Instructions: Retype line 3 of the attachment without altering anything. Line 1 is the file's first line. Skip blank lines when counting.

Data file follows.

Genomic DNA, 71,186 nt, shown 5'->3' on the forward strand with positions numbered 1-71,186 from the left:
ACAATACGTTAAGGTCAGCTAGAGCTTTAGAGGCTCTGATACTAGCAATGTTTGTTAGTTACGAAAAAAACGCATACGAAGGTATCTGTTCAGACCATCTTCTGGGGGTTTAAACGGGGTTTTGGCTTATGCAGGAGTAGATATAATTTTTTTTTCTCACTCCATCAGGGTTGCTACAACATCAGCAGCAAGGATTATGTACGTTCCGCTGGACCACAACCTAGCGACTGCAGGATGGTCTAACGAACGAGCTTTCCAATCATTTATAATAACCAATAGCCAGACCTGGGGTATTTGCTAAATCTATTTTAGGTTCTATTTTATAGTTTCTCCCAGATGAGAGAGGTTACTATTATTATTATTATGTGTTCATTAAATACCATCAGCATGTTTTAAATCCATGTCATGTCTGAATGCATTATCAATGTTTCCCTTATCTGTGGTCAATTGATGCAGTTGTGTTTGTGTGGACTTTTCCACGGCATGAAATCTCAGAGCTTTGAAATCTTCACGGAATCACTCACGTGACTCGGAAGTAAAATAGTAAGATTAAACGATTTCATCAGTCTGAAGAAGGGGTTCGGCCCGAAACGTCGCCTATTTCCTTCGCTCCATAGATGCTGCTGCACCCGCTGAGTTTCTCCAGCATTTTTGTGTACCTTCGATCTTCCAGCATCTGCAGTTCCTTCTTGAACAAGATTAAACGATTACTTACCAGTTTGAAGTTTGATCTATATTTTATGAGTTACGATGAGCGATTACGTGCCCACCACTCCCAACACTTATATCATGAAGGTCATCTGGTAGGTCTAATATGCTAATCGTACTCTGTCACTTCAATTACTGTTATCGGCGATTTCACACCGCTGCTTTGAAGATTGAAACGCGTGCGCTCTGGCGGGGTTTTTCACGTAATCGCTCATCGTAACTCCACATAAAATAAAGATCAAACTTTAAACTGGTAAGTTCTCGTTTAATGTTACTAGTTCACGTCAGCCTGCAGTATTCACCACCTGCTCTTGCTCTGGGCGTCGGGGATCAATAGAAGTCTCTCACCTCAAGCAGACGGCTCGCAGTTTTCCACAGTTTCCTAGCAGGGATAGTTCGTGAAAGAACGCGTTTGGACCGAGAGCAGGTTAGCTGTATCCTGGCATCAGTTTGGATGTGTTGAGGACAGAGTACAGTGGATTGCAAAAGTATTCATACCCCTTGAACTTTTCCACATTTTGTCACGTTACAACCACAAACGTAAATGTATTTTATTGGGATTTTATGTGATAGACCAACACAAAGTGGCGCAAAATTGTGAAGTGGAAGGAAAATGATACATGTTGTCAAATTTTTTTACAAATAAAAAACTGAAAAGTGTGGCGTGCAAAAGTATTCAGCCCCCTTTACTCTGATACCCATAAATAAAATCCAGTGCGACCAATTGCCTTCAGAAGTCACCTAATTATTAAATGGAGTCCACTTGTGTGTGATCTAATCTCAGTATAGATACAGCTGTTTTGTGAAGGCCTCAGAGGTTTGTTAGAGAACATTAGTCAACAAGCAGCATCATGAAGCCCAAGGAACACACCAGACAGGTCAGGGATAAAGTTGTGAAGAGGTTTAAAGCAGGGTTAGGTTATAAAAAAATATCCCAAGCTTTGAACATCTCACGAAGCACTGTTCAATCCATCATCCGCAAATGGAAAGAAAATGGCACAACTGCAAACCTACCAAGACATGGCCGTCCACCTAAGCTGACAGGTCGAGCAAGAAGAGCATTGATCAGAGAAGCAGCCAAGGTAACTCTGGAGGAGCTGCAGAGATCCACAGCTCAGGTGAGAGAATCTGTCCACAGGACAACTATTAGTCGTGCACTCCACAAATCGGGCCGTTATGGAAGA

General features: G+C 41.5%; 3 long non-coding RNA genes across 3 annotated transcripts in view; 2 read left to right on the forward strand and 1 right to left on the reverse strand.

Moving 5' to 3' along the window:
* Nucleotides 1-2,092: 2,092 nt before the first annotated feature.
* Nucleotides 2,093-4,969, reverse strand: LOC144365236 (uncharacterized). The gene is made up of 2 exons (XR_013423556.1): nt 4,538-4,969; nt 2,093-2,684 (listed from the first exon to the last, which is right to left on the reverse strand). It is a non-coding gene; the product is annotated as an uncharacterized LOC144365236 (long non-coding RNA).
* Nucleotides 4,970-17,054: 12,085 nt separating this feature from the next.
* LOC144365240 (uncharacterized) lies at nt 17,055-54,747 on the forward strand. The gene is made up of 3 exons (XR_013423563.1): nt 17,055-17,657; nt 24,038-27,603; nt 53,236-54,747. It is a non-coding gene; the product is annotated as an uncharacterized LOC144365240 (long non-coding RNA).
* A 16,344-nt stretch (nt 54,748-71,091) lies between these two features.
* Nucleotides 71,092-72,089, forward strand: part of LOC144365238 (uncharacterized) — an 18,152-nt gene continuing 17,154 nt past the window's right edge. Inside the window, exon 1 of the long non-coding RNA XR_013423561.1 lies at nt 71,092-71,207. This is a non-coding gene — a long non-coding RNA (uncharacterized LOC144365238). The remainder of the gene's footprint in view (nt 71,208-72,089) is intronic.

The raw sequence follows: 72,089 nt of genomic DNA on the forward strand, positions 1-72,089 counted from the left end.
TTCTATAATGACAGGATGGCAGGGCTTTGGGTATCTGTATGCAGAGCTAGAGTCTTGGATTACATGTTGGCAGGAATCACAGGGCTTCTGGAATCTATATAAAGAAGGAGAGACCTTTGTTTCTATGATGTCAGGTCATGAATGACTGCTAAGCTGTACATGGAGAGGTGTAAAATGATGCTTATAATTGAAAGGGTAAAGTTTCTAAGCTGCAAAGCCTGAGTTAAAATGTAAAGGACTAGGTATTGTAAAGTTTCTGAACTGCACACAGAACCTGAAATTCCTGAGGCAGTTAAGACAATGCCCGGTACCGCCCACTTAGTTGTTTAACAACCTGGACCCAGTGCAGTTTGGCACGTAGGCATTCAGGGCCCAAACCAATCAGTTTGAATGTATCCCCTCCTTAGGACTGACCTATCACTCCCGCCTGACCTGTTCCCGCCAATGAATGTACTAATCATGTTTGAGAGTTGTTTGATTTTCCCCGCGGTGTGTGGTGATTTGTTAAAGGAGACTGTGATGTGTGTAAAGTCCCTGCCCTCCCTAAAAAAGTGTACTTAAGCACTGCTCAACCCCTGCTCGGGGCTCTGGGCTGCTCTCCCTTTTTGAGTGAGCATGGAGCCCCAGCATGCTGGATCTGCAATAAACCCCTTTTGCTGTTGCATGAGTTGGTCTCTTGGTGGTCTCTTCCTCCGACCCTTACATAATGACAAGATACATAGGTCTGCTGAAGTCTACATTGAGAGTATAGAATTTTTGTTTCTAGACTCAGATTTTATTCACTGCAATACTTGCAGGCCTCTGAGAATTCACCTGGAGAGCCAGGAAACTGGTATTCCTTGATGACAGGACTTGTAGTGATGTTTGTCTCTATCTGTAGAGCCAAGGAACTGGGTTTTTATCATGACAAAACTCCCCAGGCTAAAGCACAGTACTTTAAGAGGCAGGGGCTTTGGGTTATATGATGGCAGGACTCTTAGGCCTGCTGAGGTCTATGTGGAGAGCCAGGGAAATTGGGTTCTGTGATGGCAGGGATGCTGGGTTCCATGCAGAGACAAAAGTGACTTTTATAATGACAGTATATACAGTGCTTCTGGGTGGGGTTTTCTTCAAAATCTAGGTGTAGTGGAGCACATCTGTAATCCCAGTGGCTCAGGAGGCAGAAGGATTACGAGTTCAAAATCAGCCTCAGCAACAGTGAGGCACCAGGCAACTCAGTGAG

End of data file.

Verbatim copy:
General features: G+C 41.5%; 3 long non-coding RNA genes across 3 annotated transcripts in view; 2 read left to right on the forward strand and 1 right to left on the reverse strand.